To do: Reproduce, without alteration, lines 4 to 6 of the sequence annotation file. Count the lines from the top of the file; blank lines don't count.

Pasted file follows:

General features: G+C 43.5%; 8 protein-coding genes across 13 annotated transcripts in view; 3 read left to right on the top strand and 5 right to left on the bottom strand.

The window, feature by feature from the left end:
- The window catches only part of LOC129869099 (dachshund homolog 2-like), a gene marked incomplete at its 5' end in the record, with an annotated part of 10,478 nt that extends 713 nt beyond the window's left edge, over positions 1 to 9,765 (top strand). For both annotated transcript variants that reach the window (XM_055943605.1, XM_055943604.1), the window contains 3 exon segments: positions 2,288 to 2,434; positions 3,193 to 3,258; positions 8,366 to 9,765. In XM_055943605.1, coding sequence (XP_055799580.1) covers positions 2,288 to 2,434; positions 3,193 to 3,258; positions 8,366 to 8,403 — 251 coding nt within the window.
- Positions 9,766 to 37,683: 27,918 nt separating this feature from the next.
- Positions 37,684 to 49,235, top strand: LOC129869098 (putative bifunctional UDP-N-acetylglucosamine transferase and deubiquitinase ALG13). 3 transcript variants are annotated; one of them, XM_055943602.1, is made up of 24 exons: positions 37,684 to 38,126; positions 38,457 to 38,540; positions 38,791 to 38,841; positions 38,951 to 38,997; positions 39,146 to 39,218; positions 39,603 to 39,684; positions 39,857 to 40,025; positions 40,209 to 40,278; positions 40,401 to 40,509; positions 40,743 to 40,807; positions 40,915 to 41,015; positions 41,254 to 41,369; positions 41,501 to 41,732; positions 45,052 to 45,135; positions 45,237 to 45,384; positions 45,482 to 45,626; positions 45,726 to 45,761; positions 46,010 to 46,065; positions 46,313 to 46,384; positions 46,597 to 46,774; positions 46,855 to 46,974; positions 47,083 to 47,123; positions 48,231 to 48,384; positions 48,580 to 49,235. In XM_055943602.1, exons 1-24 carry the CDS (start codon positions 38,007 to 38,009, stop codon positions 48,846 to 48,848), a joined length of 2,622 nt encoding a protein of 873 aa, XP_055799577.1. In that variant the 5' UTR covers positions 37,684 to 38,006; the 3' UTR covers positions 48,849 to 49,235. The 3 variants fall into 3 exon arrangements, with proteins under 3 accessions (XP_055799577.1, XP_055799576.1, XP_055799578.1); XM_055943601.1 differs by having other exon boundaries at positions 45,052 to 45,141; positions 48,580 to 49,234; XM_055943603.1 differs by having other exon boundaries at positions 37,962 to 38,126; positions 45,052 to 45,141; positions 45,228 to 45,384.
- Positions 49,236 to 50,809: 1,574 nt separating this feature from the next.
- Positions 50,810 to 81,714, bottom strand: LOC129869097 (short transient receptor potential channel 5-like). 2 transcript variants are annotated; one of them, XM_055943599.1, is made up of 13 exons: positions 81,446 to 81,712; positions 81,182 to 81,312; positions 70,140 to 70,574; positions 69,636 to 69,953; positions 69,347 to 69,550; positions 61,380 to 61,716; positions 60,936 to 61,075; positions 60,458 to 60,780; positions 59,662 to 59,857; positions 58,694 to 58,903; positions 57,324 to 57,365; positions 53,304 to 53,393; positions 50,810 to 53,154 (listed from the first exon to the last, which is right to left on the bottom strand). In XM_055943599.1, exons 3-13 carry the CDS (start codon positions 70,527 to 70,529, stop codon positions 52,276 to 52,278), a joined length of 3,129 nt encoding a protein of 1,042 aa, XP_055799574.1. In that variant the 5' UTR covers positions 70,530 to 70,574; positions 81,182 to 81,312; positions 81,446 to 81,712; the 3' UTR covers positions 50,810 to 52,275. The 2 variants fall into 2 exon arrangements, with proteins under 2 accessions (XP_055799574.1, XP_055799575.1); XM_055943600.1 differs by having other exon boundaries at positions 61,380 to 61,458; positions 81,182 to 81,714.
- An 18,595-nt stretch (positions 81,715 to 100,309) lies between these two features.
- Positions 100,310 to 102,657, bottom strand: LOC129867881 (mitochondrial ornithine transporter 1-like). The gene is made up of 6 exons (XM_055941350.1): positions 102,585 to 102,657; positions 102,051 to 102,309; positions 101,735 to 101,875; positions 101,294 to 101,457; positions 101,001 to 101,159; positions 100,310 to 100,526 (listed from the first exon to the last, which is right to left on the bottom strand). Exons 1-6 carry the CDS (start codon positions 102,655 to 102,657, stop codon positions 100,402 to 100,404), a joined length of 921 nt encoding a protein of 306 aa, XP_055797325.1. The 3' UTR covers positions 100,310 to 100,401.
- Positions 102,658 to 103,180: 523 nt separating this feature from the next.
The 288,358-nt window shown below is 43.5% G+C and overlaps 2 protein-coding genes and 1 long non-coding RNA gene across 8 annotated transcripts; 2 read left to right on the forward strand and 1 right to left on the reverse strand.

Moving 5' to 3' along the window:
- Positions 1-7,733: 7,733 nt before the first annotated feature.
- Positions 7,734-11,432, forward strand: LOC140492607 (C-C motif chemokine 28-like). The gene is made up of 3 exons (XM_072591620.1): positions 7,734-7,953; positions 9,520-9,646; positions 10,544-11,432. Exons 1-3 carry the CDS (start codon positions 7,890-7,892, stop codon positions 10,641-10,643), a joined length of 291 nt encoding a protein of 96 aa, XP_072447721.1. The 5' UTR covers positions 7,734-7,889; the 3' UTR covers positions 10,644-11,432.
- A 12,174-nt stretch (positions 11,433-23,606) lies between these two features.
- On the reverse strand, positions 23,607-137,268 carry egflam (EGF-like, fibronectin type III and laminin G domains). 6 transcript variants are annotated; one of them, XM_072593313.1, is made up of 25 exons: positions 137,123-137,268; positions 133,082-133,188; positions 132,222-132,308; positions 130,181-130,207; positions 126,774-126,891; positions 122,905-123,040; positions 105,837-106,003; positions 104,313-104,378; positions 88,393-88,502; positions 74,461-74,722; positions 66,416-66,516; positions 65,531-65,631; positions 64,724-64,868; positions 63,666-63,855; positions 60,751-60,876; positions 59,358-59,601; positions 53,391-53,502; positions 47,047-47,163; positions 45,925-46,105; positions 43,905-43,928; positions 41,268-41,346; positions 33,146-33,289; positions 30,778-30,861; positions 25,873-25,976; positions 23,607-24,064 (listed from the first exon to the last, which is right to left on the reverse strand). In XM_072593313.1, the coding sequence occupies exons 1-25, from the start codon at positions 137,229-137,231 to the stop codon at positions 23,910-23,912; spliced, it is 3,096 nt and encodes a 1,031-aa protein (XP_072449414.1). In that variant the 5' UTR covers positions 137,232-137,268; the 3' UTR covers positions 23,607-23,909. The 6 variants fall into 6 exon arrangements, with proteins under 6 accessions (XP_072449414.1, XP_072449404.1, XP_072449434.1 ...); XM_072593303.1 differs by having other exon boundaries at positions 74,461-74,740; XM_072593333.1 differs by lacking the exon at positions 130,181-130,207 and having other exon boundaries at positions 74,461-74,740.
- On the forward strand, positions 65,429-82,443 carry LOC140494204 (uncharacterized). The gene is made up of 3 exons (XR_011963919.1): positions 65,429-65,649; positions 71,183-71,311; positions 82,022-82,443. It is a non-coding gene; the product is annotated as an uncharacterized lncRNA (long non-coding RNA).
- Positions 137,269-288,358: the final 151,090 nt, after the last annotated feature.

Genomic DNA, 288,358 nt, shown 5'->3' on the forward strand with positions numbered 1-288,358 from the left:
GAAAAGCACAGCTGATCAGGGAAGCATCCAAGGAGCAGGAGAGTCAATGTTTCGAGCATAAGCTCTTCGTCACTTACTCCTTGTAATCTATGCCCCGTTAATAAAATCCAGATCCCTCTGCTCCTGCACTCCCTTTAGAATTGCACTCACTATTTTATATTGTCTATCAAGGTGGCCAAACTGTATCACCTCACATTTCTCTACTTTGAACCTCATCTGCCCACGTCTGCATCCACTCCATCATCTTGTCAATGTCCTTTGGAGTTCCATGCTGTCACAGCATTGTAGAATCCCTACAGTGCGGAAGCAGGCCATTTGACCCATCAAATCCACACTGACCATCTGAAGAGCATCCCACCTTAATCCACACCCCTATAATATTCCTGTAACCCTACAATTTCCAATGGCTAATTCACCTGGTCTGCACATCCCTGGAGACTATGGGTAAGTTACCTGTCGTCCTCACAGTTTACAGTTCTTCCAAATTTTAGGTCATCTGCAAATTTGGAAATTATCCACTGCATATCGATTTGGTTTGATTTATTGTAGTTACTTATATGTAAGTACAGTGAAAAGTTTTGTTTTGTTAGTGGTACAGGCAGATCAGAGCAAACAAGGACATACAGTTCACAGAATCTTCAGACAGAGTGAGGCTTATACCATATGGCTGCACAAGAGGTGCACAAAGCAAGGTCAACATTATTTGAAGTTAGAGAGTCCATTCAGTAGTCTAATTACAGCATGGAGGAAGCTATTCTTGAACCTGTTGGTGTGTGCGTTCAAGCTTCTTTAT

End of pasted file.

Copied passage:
- Positions 9,766 to 37,683: 27,918 nt separating this feature from the next.
- Positions 37,684 to 49,235, top strand: LOC129869098 (putative bifunctional UDP-N-acetylglucosamine transferase and deubiquitinase ALG13). 3 transcript variants are annotated; one of them, XM_055943602.1, is made up of 24 exons: positions 37,684 to 38,126; positions 38,457 to 38,540; positions 38,791 to 38,841; positions 38,951 to 38,997; positions 39,146 to 39,218; positions 39,603 to 39,684; positions 39,857 to 40,025; positions 40,209 to 40,278; positions 40,401 to 40,509; positions 40,743 to 40,807; positions 40,915 to 41,015; positions 41,254 to 41,369; positions 41,501 to 41,732; positions 45,052 to 45,135; positions 45,237 to 45,384; positions 45,482 to 45,626; positions 45,726 to 45,761; positions 46,010 to 46,065; positions 46,313 to 46,384; positions 46,597 to 46,774; positions 46,855 to 46,974; positions 47,083 to 47,123; positions 48,231 to 48,384; positions 48,580 to 49,235. In XM_055943602.1, exons 1-24 carry the CDS (start codon positions 38,007 to 38,009, stop codon positions 48,846 to 48,848), a joined length of 2,622 nt encoding a protein of 873 aa, XP_055799577.1. In that variant the 5' UTR covers positions 37,684 to 38,006; the 3' UTR covers positions 48,849 to 49,235. The 3 variants fall into 3 exon arrangements, with proteins under 3 accessions (XP_055799577.1, XP_055799576.1, XP_055799578.1); XM_055943601.1 differs by having other exon boundaries at positions 45,052 to 45,141; positions 48,580 to 49,234; XM_055943603.1 differs by having other exon boundaries at positions 37,962 to 38,126; positions 45,052 to 45,141; positions 45,228 to 45,384.
- Positions 49,236 to 50,809: 1,574 nt separating this feature from the next.